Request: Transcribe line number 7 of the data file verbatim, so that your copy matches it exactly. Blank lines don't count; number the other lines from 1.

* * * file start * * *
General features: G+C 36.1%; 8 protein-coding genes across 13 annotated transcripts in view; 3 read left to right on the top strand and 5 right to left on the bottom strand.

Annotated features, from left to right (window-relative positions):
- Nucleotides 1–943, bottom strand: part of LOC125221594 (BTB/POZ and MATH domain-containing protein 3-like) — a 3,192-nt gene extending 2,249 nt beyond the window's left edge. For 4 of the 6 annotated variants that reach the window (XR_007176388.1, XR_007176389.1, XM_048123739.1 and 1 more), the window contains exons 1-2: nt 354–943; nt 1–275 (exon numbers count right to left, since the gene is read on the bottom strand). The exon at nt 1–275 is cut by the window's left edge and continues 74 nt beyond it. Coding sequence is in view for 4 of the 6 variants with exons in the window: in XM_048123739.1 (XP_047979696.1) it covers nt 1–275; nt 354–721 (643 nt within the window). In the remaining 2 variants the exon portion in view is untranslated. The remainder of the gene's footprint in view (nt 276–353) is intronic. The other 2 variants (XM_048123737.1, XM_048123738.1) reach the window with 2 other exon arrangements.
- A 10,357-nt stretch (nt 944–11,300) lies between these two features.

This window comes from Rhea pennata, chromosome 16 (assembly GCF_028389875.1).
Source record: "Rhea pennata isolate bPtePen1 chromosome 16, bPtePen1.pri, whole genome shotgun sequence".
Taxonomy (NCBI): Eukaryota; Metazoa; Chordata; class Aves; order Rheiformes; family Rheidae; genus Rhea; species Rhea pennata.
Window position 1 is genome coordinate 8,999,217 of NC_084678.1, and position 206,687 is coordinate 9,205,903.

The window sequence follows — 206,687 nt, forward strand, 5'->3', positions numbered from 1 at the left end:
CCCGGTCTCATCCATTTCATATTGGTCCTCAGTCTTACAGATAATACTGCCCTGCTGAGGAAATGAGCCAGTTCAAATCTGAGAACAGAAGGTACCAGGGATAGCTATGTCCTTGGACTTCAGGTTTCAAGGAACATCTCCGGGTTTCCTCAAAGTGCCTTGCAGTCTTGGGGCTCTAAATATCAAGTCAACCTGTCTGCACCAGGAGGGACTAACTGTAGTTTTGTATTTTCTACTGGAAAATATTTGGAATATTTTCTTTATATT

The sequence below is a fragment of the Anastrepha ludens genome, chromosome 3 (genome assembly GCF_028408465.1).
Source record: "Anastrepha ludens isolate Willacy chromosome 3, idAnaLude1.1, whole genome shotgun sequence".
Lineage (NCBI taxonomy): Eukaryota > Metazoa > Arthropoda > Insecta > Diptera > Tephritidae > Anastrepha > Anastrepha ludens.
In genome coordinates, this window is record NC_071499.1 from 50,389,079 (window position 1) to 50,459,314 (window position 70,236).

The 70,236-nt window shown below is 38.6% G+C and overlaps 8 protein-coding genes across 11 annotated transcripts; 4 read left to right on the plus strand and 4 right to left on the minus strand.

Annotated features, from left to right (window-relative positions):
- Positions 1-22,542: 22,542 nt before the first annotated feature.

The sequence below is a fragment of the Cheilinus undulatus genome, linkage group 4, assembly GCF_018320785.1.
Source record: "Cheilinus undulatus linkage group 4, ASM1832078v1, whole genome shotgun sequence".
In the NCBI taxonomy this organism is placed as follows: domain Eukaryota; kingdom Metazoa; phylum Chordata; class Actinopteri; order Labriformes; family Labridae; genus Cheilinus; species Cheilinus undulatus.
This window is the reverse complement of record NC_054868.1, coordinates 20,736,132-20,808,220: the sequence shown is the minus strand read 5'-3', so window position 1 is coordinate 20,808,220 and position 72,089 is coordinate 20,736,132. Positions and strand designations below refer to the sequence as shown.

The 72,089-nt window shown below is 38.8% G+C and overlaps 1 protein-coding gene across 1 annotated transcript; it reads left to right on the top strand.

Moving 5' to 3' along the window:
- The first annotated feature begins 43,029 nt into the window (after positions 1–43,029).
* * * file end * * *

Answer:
Taxonomy (NCBI): Eukaryota; Metazoa; Chordata; class Aves; order Rheiformes; family Rheidae; genus Rhea; species Rhea pennata.